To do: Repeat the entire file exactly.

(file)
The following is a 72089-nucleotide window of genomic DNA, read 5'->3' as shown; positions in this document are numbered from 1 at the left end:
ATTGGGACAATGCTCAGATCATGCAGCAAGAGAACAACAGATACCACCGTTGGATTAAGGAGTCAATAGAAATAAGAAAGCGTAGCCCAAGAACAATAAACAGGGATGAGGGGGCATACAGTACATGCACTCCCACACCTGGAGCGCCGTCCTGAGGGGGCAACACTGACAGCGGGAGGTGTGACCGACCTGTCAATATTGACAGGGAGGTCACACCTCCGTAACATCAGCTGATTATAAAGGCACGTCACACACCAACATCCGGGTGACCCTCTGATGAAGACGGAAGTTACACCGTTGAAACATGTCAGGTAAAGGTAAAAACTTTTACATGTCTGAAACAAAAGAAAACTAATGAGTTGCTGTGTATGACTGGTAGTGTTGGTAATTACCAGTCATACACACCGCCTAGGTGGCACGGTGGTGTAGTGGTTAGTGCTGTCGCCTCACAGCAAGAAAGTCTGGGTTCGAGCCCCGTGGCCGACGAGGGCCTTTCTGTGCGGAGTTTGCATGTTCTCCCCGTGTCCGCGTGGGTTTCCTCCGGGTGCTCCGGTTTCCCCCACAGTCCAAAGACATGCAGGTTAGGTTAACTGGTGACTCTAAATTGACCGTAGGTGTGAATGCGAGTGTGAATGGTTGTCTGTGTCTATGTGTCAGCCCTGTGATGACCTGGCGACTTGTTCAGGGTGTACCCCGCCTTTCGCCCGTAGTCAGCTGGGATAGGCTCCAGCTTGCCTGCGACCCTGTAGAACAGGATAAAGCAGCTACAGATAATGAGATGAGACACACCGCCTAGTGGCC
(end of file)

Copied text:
The following is a 72089-nucleotide window of genomic DNA, read 5'->3' as shown; positions in this document are numbered from 1 at the left end:
ATTGGGACAATGCTCAGATCATGCAGCAAGAGAACAACAGATACCACCGTTGGATTAAGGAGTCAATAGAAATAAGAAAGCGTAGCCCAAGAACAATAAACAGGGATGAGGGGGCATACAGTACATGCACTCCCACACCTGGAGCGCCGTCCTGAGGGGGCAACACTGACAGCGGGAGGTGTGACCGACCTGTCAATATTGACAGGGAGGTCACACCTCCGTAACATCAGCTGATTATAAAGGCACGTCACACACCAACATCCGGGTGACCCTCTGATGAAGACGGAAGTTACACCGTTGAAACATGTCAGGTAAAGGTAAAAACTTTTACATGTCTGAAACAAAAGAAAACTAATGAGTTGCTGTGTATGACTGGTAGTGTTGGTAATTACCAGTCATACACACCGCCTAGGTGGCACGGTGGTGTAGTGGTTAGTGCTGTCGCCTCACAGCAAGAAAGTCTGGGTTCGAGCCCCGTGGCCGACGAGGGCCTTTCTGTGCGGAGTTTGCATGTTCTCCCCGTGTCCGCGTGGGTTTCCTCCGGGTGCTCCGGTTTCCCCCACAGTCCAAAGACATGCAGGTTAGGTTAACTGGTGACTCTAAATTGACCGTAGGTGTGAATGCGAGTGTGAATGGTTGTCTGTGTCTATGTGTCAGCCCTGTGATGACCTGGCGACTTGTTCAGGGTGTACCCCGCCTTTCGCCCGTAGTCAGCTGGGATAGGCTCCAGCTTGCCTGCGACCCTGTAGAACAGGATAAAGCAGCTACAGATAATGAGATGAGACACACCGCCTAGTGGCC